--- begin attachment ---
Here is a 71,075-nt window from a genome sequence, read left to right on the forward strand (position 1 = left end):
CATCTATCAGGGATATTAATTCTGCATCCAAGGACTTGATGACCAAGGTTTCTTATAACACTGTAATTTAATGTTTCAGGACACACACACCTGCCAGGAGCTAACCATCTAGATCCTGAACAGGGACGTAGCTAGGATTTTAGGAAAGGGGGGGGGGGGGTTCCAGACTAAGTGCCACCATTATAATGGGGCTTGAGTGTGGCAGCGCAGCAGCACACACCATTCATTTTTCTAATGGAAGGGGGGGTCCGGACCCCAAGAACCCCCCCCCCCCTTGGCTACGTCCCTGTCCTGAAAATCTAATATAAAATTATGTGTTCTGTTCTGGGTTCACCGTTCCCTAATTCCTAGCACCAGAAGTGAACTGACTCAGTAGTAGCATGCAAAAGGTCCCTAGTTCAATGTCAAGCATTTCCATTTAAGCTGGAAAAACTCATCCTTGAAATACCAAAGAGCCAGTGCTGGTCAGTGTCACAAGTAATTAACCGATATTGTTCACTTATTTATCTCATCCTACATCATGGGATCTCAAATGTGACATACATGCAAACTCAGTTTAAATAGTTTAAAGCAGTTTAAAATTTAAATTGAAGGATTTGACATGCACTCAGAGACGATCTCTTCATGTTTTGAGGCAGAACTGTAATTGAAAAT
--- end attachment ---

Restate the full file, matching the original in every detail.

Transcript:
Here is a 71,075-nt window from a genome sequence, read left to right on the forward strand (position 1 = left end):
CATCTATCAGGGATATTAATTCTGCATCCAAGGACTTGATGACCAAGGTTTCTTATAACACTGTAATTTAATGTTTCAGGACACACACACCTGCCAGGAGCTAACCATCTAGATCCTGAACAGGGACGTAGCTAGGATTTTAGGAAAGGGGGGGGGGGGGTTCCAGACTAAGTGCCACCATTATAATGGGGCTTGAGTGTGGCAGCGCAGCAGCACACACCATTCATTTTTCTAATGGAAGGGGGGGTCCGGACCCCAAGAACCCCCCCCCCCCTTGGCTACGTCCCTGTCCTGAAAATCTAATATAAAATTATGTGTTCTGTTCTGGGTTCACCGTTCCCTAATTCCTAGCACCAGAAGTGAACTGACTCAGTAGTAGCATGCAAAAGGTCCCTAGTTCAATGTCAAGCATTTCCATTTAAGCTGGAAAAACTCATCCTTGAAATACCAAAGAGCCAGTGCTGGTCAGTGTCACAAGTAATTAACCGATATTGTTCACTTATTTATCTCATCCTACATCATGGGATCTCAAATGTGACATACATGCAAACTCAGTTTAAATAGTTTAAAGCAGTTTAAAATTTAAATTGAAGGATTTGACATGCACTCAGAGACGATCTCTTCATGTTTTGAGGCAGAACTGTAATTGAAAAT